Talking to anyone, let alone your doctor, about your sex life can feel awkward, but if your libido seems non-existent, that's exactly the conversation you should be having. What you shouldn't do? Chalk it up to your birth control. "The majority of women who take hormonal contraception have no libido issues, and for some women, it can actually increase their libido because they're not worried about getting pregnant," said ob-gyn Lauren Streicher, MD, founder and medical director of the Northwestern Medicine Centre For Sexual Health and Menopause. However, "there is a small percentage of women that do have a low libido because of the pill, and it's not in their heads."
How Does the Pill Affect Your Sex Drive?
While losing your desire for sex is the exception and not the rule on the pill, it can happen for a number of reasons. "For some people, it can be a cumulative effect," Suzanne Gilberg-Lenz, MD, a board-certified ob-gyn in Los Angeles, told POPSUGAR. "It may not affect you at first, but over a longer period of time, it ends up decreasing your libido." That's because the pill increases levels of sex-hormone-binding globulin (SHBG), a protein that attaches itself to the hormone testosterone, quite literally tying up a key player in libido.
"There also seems to be a genetic component that makes testosterone receptors work improperly for some women on the pill," Dr. Streicher explained. "You can get two outcomes from this: a low libido and vaginal dryness." If that's the case, Dr. Streicher suggests going off the pill completely and applying a local testosterone and estrogen cream (prescribed by your doctor) to the opening of the vagina to help reverse the dryness and pain.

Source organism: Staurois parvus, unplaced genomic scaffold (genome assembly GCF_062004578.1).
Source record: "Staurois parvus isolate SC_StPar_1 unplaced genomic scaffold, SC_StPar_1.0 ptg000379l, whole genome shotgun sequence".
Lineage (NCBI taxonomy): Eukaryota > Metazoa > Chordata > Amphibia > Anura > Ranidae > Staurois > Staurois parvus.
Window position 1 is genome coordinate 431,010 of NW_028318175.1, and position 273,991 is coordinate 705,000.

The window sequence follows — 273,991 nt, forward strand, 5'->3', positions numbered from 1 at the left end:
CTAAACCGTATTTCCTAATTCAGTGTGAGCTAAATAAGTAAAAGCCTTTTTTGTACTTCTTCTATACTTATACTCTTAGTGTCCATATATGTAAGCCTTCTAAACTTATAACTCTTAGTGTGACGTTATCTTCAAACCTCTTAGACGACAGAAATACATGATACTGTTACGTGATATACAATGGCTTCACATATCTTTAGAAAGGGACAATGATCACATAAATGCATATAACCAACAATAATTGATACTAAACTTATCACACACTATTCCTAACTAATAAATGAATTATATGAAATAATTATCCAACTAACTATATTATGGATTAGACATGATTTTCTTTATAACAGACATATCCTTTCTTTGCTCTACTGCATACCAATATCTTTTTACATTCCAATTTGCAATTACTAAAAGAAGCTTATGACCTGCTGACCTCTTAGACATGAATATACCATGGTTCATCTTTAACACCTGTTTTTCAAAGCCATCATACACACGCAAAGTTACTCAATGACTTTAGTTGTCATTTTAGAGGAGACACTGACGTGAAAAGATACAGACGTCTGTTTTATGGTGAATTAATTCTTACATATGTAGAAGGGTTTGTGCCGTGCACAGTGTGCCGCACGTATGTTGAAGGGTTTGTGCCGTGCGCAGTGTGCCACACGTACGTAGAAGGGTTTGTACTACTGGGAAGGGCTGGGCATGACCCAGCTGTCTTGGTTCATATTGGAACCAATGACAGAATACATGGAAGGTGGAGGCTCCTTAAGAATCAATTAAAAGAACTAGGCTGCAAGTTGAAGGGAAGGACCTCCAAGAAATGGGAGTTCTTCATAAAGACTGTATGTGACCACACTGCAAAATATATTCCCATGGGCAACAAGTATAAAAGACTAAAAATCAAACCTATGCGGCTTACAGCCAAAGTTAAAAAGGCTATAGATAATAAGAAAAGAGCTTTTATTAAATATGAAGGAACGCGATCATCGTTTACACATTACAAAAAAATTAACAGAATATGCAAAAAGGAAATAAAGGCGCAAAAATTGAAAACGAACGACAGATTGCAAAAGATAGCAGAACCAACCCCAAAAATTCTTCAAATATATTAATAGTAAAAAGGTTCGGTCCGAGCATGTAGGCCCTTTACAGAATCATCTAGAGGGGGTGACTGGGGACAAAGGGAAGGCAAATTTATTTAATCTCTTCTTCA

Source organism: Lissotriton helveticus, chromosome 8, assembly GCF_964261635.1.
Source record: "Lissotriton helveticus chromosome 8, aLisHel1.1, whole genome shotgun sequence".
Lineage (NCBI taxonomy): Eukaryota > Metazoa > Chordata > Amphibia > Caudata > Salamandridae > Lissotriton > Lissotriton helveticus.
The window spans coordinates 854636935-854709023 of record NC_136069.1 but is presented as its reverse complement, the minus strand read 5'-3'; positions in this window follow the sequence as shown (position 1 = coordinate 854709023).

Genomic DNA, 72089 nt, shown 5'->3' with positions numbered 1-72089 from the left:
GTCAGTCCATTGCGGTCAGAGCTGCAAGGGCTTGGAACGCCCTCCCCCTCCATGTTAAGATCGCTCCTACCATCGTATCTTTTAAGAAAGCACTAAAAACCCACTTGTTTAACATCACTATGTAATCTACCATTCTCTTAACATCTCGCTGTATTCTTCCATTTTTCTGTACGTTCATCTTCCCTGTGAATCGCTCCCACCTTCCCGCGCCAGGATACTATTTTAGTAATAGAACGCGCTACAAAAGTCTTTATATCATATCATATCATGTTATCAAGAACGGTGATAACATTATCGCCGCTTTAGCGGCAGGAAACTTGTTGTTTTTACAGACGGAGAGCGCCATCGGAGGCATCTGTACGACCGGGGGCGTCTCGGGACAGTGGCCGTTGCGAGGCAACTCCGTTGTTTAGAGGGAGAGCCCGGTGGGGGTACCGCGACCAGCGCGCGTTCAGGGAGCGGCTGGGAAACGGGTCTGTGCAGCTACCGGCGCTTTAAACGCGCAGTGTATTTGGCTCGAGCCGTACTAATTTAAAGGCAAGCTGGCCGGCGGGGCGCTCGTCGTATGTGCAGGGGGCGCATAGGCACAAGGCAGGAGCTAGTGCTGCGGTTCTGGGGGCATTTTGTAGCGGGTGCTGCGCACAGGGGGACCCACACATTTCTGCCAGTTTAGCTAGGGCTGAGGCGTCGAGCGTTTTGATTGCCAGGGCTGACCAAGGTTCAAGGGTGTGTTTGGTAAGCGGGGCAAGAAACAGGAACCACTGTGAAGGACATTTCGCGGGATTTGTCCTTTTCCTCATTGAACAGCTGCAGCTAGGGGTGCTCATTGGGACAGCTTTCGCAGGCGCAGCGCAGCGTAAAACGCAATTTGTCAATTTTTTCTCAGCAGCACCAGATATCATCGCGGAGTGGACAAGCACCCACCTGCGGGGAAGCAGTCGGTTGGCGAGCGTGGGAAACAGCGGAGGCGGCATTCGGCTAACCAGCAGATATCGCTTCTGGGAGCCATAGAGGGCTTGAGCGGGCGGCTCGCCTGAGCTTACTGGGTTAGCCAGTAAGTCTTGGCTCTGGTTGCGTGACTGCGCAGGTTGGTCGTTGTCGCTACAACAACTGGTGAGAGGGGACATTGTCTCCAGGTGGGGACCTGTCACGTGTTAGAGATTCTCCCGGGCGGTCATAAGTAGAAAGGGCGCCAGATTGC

Should You Consider Switching Pills?
"It would be nice if the solution was just to change the pill, but we find that's not the case because there are so many things that can cause libido to fluctuate," Dr. Streicher said. If a woman notices that her sex drive has significantly decreased since going on the pill but really wants to stay on it — as opposed to trying another method like the IUD — Dr. Streicher said she may suggest changing formulas. "It seems to be that the third-generation lower-dose [estrogen] pills are more a problem than earlier developed pills," she said.
Switching to a pill with a different level of progestin — the hormone that's responsible for halting ovulation — may also help, but only in a small percentage of women. "Progestin is driving the train regarding side effects, which is why we keep having new generations of pills," Dr. Streicher said, noting that some help with PMS symptoms or skin, for example. Some women are fine on any pill, while others need options, she added.
Dr. Gilberg-Lenz agreed and emphasized just how complex uncovering the cause of low libido can be. In fact, a study in Obstetrics & Gynecology found that 40 percent of female participants reported low libido prior to any birth control use, and researchers found no association between any method of birth control and a lack of interest in sex, reaffirming that most women on the pill won't encounter this issue.
Still, if you notice significant changes and side effects from the pill, it's worth mentioning to your doctor. Your ob-gyn can determine if it's your birth control or some other underlying issue. "What we try to stay away from is trying different types of pills to see if the libido comes back, and the whole time the root cause was another factor, like a patient's antidepressant prescription," Dr. Streicher said. "It's important to look at all the factors."